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Human Rights Prosecutions and Autocratic Survival

Published online by Cambridge University Press:  11 February 2015

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Abstract

Do human rights prosecutions deter dictatorships from relinquishing power? Advances in the study of human rights show that prosecutions reduce repression in transition countries. However, prosecuting officials for past crimes may jeopardize the prospects of regime change in countries that have not transitioned, namely dictatorships. The creation of the International Criminal Court has further revitalized this debate. This article assesses how human rights prosecutions influence autocratic regime change in neighboring dictatorships. We argue that when dictators and their elite supporters can preserve their interests after a regime transition, human rights prosecutions are less likely to deter them from leaving power. Using personalist dictatorship as a proxy for weak institutional guarantees of posttransition power, the evidence indicates that these regimes are less likely to democratize when their neighbors prosecute human rights abusers. In other dictatorships, however, neighbor prosecutions do not deter regimes from democratizing.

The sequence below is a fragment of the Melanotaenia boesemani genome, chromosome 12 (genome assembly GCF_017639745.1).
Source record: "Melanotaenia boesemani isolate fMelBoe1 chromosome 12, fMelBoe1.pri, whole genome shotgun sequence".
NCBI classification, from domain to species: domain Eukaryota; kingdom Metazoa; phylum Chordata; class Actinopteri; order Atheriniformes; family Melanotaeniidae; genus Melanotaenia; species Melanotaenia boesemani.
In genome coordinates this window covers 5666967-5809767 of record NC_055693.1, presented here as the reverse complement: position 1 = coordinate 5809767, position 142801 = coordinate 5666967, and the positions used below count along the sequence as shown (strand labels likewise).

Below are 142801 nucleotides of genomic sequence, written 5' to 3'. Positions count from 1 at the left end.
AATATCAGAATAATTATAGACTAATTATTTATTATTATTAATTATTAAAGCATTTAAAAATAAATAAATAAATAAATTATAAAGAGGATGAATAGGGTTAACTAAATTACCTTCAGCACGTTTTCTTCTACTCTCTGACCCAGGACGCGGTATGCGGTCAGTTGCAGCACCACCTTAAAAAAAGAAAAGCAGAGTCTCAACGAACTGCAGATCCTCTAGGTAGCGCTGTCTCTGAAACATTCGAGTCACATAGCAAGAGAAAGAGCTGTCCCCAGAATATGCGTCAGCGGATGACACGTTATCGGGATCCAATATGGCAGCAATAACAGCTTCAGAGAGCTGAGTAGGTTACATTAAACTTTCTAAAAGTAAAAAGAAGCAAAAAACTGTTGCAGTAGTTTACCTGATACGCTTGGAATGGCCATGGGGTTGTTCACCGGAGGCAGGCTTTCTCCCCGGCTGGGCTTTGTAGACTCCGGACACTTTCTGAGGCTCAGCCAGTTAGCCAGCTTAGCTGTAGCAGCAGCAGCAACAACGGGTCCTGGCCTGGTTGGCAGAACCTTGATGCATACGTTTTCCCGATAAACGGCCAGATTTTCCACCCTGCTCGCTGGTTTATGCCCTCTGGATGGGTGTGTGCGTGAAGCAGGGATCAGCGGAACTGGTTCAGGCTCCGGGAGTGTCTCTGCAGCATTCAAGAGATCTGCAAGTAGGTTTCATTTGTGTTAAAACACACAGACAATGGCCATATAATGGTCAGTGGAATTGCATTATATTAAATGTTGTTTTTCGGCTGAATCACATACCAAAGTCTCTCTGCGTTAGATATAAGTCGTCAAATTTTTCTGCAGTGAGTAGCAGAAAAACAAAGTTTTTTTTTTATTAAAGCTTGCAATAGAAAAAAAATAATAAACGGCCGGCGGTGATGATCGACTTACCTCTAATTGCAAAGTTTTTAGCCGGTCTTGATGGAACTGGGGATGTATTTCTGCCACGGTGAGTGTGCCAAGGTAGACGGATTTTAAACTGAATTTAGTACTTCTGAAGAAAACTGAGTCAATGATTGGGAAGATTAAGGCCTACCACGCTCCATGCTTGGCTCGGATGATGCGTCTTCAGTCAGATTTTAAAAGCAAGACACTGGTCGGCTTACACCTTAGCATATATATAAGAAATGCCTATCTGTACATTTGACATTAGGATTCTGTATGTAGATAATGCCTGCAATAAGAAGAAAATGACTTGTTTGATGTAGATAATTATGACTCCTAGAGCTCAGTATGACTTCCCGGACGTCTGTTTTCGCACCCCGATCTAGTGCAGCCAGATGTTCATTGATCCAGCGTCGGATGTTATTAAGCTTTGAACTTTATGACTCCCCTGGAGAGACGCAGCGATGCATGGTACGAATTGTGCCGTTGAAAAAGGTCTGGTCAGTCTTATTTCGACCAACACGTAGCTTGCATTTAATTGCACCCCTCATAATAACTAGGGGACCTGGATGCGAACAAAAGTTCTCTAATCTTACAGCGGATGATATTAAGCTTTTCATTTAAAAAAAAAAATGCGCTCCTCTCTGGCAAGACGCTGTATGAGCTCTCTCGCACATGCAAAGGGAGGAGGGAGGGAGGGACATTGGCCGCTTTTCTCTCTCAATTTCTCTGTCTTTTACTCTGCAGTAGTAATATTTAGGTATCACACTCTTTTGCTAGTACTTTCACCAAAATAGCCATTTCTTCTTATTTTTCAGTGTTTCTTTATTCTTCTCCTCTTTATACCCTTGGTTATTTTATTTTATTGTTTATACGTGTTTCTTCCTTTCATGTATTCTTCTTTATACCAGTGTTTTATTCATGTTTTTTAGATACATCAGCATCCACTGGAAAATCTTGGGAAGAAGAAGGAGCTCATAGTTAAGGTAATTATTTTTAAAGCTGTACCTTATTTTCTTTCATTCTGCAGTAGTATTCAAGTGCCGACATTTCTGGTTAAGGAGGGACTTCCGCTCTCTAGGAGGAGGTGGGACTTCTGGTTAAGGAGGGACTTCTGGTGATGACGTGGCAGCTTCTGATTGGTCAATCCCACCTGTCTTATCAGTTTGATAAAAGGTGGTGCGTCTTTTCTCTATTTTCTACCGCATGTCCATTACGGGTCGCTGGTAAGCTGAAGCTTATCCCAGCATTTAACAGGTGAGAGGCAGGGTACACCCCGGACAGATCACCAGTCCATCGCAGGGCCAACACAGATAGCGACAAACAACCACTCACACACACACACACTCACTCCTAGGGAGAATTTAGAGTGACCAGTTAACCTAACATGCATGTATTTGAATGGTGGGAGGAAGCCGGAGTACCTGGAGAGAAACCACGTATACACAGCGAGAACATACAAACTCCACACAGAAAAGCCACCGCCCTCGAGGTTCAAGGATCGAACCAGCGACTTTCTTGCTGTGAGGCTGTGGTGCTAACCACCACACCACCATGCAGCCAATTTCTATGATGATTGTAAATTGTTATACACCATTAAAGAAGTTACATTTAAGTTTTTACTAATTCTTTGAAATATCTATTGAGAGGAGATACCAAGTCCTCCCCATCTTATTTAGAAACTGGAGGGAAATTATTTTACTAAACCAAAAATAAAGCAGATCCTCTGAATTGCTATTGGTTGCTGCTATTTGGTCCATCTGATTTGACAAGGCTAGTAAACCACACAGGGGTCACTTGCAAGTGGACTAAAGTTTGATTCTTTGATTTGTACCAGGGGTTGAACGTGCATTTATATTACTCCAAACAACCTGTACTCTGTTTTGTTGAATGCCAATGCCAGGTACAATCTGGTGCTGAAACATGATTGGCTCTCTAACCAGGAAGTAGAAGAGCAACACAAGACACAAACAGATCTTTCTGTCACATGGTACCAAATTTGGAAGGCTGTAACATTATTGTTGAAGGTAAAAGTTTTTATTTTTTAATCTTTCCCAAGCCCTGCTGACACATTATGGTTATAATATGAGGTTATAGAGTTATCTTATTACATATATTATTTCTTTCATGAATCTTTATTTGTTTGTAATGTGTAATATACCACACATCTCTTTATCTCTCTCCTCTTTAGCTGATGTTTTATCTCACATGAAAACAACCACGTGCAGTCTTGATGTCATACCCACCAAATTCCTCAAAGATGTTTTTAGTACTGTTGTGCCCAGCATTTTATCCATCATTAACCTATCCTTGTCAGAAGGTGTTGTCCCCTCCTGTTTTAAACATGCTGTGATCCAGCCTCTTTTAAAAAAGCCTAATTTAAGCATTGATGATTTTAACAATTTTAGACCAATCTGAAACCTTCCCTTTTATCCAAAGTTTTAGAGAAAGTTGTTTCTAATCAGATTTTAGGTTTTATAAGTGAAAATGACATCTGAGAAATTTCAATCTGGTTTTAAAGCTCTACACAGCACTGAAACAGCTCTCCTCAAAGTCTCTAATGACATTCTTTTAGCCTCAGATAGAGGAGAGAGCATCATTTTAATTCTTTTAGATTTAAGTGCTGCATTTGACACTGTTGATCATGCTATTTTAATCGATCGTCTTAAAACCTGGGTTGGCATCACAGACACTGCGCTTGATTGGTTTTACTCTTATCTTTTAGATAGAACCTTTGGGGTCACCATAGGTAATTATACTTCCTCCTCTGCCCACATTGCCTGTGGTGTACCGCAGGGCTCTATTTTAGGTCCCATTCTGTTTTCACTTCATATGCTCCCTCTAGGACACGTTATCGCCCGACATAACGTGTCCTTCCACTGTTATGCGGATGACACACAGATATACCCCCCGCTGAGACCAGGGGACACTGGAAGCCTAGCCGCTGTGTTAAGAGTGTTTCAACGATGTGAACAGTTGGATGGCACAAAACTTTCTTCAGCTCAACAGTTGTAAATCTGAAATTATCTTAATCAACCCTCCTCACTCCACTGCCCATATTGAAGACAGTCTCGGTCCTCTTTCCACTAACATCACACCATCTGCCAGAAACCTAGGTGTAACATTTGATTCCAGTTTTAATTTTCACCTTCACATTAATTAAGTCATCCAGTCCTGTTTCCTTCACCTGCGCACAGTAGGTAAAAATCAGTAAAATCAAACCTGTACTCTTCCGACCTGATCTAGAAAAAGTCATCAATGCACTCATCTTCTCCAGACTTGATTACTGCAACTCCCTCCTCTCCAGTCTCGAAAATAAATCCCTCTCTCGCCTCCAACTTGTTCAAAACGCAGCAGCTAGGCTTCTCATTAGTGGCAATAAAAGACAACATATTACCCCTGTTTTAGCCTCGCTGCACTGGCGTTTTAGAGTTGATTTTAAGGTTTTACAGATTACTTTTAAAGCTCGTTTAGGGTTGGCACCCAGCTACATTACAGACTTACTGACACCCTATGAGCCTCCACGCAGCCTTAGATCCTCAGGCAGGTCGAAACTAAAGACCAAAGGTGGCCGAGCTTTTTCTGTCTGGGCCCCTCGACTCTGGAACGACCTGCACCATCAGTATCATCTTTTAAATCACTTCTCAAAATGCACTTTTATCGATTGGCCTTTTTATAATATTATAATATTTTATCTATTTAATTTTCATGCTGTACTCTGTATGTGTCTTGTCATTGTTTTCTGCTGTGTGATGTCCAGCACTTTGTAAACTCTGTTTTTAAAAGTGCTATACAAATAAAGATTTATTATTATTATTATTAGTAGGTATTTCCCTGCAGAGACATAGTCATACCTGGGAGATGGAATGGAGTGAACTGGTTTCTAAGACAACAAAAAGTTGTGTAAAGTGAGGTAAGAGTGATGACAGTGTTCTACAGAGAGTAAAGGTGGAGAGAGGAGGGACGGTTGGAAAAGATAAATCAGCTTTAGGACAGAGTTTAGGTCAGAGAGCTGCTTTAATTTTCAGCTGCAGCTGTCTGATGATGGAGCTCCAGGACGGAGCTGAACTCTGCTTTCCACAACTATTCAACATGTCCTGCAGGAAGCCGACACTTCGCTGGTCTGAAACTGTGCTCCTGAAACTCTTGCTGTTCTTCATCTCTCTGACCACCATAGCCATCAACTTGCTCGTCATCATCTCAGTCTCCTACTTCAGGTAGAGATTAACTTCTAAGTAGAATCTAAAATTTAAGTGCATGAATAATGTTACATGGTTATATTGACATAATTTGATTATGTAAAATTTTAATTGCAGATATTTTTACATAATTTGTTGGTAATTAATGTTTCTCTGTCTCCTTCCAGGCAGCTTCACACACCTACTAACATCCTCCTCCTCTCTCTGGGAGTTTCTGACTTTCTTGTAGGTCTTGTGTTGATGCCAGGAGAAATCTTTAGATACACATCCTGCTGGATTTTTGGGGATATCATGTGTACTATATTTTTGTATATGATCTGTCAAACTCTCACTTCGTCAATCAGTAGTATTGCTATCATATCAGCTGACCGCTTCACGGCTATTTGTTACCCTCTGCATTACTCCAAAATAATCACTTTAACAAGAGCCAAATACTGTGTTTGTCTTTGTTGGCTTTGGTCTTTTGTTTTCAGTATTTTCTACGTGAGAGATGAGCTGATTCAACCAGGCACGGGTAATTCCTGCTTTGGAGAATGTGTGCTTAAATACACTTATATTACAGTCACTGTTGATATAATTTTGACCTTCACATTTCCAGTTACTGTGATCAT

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Research Article
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Copyright © The IO Foundation 2015 

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